CITATIONS: Report of the Third Session of the Working Group, UNCITRAL Yearbook III (1972), A/CN.9/62 (E.73.V.6), 77-95; Honnold, Documentary History, Doc. A(5), 94-112.

“The Working Group at its third session ( . . . Doc. A(5)) . . . requested the Secretariat to prepare a report that would consolidate the work done at the previous session and suggest alternative solutions for the problems raised at this session. The [Secretary-General’s Report] responded to that request.

“In view of the Working Group’s decision (Doc. A(5), supra) to reject the ‘delivery’ (delivrance) concept as a general solvent for a variety of issues, the Secretary-General set forth draft provisions to implement this decision . . . The Report also proposed provisions to implement the decision (Doc. A(5), supra) to consolidate the buyer’s remedies as regards the date and place of delivery . . . and to consolidate these remedies with those for non-conformity of the goods. See CISG 45-52.

“The Report also proposed drafts to govern the seller’s obligations with respect to conformity of the goods (. . . see CISG 35), the period within which the buyer must give notice of defects in the goods (. . . see CISG 39-49), and measures to consolidate the remedies for additional types of breach by the seller (. . . see CISG 45-47, 50-52, 72)” (Honnold, Documentary History 112).

CITATIONS: Report of the Secretary-General on Obligations of the Seller (Dec. 1972), UNCITRAL Yearbook IV (1973), A/CN.9/WG.2/WP.16 (E.74.V.3), 36-60; Honnold, Documentary History, Doc. A(6), 113-137.

Working Group Session 4, January 1973. Re-examination of ULIS 18-55 and action on ULIS 56-70.

“The Working Group decided to use as the basis of its work the Report of the Secretary-General [cited above as Doc. A(6)]. The Working Group reviewed its action at the third session (Doc. A(5), supra) with respect to Article 18-55 of ULIS . . . provisions that led to Articles 30-52 (Chapter II) of the 1980 Convention (CISG) defining the obligation of the seller: the place and time for delivery, conformity of the goods, freedom from third-party claims, and the buyer’s remedies for the breach by the seller of these obligations. The Working Group then commenced consideration of provisions of ULIS that led to Chapter III of the 1980 Convention on the obligations of the buyer (CISG 53-70). . . .” (Honnold, Documentary History 138).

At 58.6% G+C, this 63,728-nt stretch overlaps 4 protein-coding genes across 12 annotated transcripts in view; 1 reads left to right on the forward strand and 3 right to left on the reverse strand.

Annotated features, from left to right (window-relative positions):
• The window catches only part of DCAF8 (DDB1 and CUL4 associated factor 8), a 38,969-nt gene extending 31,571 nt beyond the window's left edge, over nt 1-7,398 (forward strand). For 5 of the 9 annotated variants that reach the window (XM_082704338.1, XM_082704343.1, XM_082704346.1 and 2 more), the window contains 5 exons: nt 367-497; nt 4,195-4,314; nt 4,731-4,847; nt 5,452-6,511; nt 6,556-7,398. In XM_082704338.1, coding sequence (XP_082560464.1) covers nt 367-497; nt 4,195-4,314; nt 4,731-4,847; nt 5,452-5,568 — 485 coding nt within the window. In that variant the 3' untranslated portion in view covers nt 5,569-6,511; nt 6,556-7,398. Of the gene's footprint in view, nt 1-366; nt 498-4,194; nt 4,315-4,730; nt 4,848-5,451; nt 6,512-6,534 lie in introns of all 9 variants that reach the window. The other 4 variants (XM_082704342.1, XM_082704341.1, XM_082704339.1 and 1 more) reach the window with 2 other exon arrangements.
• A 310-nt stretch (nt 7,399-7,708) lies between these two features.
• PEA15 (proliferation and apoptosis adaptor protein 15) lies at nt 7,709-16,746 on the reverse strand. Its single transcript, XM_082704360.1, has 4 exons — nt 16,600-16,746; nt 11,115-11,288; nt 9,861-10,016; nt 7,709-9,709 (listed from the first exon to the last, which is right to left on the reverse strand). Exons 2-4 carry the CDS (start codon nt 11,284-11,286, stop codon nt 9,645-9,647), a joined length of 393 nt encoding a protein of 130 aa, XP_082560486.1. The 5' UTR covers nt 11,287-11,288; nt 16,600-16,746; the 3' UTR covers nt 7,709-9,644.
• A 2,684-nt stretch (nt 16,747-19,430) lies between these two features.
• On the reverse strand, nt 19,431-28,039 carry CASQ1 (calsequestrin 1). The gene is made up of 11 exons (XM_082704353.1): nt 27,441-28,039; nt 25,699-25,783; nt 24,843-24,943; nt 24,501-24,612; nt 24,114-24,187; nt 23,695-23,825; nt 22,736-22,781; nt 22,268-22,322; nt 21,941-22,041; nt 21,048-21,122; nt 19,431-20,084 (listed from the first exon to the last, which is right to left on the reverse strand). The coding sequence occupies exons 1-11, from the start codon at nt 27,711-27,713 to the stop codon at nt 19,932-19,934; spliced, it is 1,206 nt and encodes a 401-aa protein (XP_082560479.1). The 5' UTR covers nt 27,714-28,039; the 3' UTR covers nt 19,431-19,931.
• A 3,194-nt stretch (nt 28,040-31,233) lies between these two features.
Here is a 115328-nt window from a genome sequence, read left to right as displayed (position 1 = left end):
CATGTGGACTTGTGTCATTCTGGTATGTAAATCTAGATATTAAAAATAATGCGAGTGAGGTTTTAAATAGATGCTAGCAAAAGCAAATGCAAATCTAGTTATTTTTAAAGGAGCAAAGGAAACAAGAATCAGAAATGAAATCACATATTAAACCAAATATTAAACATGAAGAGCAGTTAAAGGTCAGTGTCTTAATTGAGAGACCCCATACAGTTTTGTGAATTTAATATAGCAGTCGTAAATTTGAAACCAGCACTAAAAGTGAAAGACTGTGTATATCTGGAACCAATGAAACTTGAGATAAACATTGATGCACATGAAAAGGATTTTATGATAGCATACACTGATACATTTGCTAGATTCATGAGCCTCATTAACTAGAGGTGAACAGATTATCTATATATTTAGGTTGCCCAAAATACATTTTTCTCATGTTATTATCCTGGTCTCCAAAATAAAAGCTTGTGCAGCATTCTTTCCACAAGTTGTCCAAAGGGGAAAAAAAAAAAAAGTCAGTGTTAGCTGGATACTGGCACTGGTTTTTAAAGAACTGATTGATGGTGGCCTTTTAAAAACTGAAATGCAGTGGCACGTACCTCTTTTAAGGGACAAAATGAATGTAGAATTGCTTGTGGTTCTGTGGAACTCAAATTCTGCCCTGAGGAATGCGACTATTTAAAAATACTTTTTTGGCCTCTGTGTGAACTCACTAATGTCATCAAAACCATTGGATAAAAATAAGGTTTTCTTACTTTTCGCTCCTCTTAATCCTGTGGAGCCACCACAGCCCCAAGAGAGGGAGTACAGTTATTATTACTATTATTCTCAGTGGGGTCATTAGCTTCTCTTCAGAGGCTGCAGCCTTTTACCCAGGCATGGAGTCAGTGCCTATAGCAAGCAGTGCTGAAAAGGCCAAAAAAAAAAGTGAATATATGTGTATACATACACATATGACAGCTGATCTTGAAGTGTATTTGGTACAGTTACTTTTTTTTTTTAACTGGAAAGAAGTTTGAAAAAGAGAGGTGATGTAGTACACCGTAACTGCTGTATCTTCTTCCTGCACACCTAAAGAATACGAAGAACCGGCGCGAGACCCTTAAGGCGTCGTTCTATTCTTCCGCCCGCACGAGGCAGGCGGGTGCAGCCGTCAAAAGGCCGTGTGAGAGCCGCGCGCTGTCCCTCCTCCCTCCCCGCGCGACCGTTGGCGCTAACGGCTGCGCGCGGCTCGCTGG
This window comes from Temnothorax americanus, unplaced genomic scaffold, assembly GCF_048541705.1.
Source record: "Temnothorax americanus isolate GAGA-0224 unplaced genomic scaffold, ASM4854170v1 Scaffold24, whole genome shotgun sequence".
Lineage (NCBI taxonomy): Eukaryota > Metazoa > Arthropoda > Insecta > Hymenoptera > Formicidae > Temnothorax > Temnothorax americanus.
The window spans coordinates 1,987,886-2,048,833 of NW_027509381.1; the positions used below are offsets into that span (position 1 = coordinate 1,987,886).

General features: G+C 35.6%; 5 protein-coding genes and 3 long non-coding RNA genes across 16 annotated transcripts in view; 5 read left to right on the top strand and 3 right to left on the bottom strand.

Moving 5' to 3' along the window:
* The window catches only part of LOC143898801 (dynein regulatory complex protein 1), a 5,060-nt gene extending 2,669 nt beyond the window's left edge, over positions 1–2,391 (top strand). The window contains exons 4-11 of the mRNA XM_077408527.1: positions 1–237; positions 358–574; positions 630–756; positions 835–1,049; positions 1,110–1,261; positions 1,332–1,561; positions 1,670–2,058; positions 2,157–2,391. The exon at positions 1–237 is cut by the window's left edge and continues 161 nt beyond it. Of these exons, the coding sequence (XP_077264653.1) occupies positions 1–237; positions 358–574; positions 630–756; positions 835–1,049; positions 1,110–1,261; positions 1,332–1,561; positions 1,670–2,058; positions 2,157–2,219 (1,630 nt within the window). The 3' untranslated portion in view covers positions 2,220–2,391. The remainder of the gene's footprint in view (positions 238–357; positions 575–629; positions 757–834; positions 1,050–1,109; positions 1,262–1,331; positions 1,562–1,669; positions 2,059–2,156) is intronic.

CITATIONS: Report of the Fourth Session of the Working Group, UNCITRAL Yearbook VI (1975), A/CN.9/75 (E.76.V.5), 61-79; Honnold, Documentary History, Doc. A(7), 139-157.

“The Working Group requested [the] Report by the Secretary-General [cited below] for use at its Fifth Session . . . An earlier Report (Doc. A(6), supra) had proposed provisions for the consolidation and revision of the rules in ULIS on the buyer’s remedies for seller’s breach of the sales contract; this proposal had been accepted in principle by the Working Group at its Fourth Session . . . The [Report cited below] set forth proposals for comparable provisions on the seller’s remedies for breach of contract by the buyer. See CISG 61-64.

“The Report then examined rules common to the obligations of the seller and the buyer (see CISG 71-88) and proposed provisions on suspension of performance and stoppage of goods in transit

(. . . see CISG 71-71).

“An early Report (Doc. A(4), supra) had examined the problems that resulted from the use of ULIS of a single artificial concept (delivrance) to deal with distinct issues such as payment of the price and the risk of loss; the Report recommended that these issues be dealt with separately in terms of commercial events relevant to the problems at hand rather than by a single concept. The Working Group at its Third and Fourth Sessions (Docs. A(5) and A(7), supra) approved these recommendations. The [Report cited below] proposed provisions on the passing of risk to implement the Working Group’s decision. See CISG, Ch IV, Arts. 66-70" (Honnold, Documentary History 158).

CITATIONS: Report of the Secretary-General on Obligations of the Buyer, Remedies, Suspension of Performance, Risk of Loss, UNCITRAL Yearbook V (1974), A/CN.9/87, Annex IV (E.75.V.2), 80-94; Honnold, Documentary History, Doc. A(8), 1599-173.

Working Group, Session 5, January 1974. Re-examination of ULIS 58-70 and action on ULIS 71-101 (exchange of goods for price, exemptions, avoidance, damages, preservation of goods; passing of risk).

“The Working Group [at its Fifth Session] completed its initial actions on the substantive provisions of the 1964 Hague Convention (ULIS) and at the end of its report set forth a revised text resulting from this work . . . The subjects considered at this Fifth Session (1974) include the place and date for payment of the price and remedies for non-payment ( . . .see CISG 61-65), concurrence between delivery of the goods and payment of the price ( . . . see CISG 58, 71), and grounds for exempting a party from damages for a failure of performance that was prevented by an “impediment” (cf. force majeure . . . see CISG 79). The Working Group also dealt with remedies applicable to contracts for delivery in installments ( . . . see CISG 73), anticipatory breach ( . . . see CISG 72), general rules on avoidance of the contract ( . . . see CISG 81-84), damages ( . . . see CISG 74-77), and preservation of the goods ( . . . see CISG 85-88). Finally, rules on the passing risk were approved ( . . . see CISG, Ch. IV, Arts. 66-70) on the basis of recommendations in Doc. A(8), supra) . . .” (Honnold, Documentary History 174).